DVR Setup?
March 2, 2007 11:10 PM   Subscribe

Simplest home DIY home DVR setup?

What is the simplest possible setup for home DVR? We have no cable but want to record and playback over-air TV shows to hard drive rather than investing in yet another crappy VCR and store bunches of tapes. I have a Windows XP Pro computer in the office that I could use to run Media Center, and wouldn't be opposed to doing something on Linux in a virtual machine. If necessary I could connect to a box by my TV via wireless or Cat-5 but I don't have coax cable running to the office (the TV is not in the office). I may subscribe to cable eventually but for now just the simple VCR functionality is what I'd like to do. Looking at home pictures and movies on the TV would be great as well. What hardware/software should I get? What should I think about for upgraded functionality in the future?

I don't mind investing some money in hardware but want to avoid any solution that requires a subscription fee.
posted by retro88 to Technology (14 answers total) 6 users marked this as a favorite
Simplest? Buy a used TiVo for which the prior owner purchased the product lifetime subscription option. The lifetime subscriptions are unfortunately no longer available, however TiVo still honors TiVo's with product lifetime subscriptions if you buy such a recorder from a private party. They're available on eBay.
posted by RichardP at 12:18 AM on March 3, 2007

Tivo can't record OTA.

Go with MCE. It's simple to setup, and you can easily record OTA HD broadcasts too. Toss in a inexpensive tuner card (or several) and you can record cable as well.
posted by mphuie at 1:16 AM on March 3, 2007

Tivo, can, and does, record over-the-air analog just fine - just connect the antenna coax to the RF input.
posted by RichardP at 1:45 AM on March 3, 2007

Myth TV?
posted by Otis at 7:02 AM on March 3, 2007

Really, the only downside to TiVo is no HD unless you buy the Series3, which is, IMO, too expensive, even at $650.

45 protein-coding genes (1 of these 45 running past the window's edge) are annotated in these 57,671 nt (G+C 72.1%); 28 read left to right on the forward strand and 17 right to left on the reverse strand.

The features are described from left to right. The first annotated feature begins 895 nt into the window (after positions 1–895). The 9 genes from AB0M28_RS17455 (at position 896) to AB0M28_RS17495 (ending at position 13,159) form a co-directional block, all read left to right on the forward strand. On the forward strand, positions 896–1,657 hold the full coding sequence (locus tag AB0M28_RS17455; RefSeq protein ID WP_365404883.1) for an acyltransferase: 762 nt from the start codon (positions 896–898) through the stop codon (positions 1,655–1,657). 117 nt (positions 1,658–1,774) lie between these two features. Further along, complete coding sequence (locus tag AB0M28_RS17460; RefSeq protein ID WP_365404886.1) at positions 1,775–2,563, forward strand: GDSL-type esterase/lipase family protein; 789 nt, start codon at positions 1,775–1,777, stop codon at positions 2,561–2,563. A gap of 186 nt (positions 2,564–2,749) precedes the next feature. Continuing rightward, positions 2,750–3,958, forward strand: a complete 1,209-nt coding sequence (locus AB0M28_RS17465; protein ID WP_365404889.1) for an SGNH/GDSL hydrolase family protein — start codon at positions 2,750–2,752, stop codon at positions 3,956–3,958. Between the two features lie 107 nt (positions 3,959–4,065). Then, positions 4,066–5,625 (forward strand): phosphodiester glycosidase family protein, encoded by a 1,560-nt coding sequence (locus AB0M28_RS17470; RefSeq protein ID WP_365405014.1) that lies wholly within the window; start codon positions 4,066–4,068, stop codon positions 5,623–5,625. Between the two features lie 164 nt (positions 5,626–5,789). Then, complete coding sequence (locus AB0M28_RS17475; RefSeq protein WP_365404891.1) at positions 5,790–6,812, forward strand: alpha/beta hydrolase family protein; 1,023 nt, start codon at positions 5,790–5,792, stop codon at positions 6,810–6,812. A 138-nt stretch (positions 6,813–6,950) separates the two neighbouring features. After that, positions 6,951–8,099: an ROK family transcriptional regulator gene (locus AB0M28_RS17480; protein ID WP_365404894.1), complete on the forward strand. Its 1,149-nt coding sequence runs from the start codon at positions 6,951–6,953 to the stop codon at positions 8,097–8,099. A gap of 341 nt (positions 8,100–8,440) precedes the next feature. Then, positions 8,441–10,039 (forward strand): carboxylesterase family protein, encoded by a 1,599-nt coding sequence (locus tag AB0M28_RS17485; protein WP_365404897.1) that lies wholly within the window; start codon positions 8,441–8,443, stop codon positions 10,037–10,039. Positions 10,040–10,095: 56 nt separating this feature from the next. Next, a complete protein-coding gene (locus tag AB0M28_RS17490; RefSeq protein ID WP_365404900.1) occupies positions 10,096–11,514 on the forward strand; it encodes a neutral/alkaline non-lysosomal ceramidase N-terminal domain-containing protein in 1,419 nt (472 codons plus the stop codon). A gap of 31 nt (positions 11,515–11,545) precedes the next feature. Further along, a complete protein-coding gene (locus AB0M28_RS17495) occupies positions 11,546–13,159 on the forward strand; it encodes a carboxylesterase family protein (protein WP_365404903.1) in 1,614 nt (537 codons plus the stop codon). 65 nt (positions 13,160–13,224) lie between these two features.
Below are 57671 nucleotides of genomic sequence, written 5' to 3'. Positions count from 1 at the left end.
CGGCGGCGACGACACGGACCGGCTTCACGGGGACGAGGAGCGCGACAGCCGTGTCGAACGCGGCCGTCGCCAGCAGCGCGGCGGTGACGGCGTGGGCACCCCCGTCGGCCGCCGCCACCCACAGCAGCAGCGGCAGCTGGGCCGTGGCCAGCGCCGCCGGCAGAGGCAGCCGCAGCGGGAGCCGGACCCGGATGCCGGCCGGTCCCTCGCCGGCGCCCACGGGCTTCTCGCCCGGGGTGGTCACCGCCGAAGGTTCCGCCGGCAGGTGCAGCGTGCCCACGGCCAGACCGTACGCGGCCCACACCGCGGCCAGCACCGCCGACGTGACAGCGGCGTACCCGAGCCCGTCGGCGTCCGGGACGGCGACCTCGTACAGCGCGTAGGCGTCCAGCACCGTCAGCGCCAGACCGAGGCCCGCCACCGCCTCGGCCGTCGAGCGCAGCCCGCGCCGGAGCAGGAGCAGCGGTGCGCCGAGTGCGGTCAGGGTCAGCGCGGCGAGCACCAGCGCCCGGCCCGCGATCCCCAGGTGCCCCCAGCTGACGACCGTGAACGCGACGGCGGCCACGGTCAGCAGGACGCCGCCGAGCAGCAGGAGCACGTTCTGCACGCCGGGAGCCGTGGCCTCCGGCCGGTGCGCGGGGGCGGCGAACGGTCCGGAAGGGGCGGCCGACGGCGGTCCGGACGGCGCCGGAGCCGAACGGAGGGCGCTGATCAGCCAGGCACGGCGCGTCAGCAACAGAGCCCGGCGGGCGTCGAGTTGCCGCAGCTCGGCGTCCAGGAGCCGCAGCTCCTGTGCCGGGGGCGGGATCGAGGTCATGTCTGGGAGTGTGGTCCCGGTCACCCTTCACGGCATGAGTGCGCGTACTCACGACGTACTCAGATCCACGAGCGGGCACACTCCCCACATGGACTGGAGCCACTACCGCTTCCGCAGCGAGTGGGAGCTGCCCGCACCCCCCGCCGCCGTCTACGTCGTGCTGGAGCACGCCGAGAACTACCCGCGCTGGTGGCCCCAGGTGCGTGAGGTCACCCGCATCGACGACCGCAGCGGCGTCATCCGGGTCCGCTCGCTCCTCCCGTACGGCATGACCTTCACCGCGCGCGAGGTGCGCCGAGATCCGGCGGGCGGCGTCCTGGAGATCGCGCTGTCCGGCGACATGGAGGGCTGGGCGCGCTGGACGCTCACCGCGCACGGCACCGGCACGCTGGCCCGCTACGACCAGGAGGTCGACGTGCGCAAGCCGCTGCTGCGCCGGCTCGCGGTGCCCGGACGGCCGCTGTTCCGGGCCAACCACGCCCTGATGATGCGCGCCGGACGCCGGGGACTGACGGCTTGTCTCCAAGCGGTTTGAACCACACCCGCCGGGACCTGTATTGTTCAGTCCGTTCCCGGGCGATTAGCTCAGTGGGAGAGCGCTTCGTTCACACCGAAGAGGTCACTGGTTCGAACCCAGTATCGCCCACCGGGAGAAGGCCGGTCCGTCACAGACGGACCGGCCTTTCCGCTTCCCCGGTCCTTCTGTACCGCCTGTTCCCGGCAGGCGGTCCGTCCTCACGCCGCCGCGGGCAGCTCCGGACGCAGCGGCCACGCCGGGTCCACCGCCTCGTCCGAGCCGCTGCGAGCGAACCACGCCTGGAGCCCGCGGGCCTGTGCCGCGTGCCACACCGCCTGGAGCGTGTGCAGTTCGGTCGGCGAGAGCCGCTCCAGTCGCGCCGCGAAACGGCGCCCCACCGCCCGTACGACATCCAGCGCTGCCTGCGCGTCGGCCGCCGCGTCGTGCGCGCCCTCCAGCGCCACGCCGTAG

An old Series 1 will still work fine and requires no subscription at all, although you would have to make manual recordings. Some Series 2 combo units (like the Humax DVD recorder version) have that capability as well, but most S2s are a brick without some sort of subscription. (lifetime or monthly/yearly)

So as far as TiVos go, your options are an S2 with lifetime, an S2 combo unit with TiVo Basic, or an S1 without a subscription.

All TiVos record OTA and cable.

MythTV and MCE would work, too, but would probably end up costing you as much or more in hardware than an s2 with lifetime, or possibly even as much as an S3 with lifetime (there are a rare few out there, as TiVo had an offer to transfer lifetime service from an S2 to an S3 for S3 early adopters)

If the pictures/movies thing is a must, your only TiVo option is an S2 with lifetime, but even then, I think you'd be better off with another solution (some sort of computer-based DVR and an Xbox, perhaps?) as TiVoToComeBack isn't very good.
posted by wierdo at 7:10 AM on March 3, 2007 [1 favorite]

Even without a subscription, series 2 tivos can be programmed to start/stop recording based on time right? Just no program guide? In that case, it's just like a VCR, which is what the OP requested. The program guide is certainly nice but I could do without it if I had to.
posted by RustyBrooks at 7:26 AM on March 3, 2007

I run mythtv at my place. I can run it and my girlfriend can run it. I am, however, a professional linux admin, and while I love the idea of MythTV, I do not believe it is ready for people who don't administer linux machines to run yet. Mythtv is made of so many little pieces that are each a little finicky, so when one changes, the whole deck of cards can fall down.

Someday, MythTV will be exactly what you want.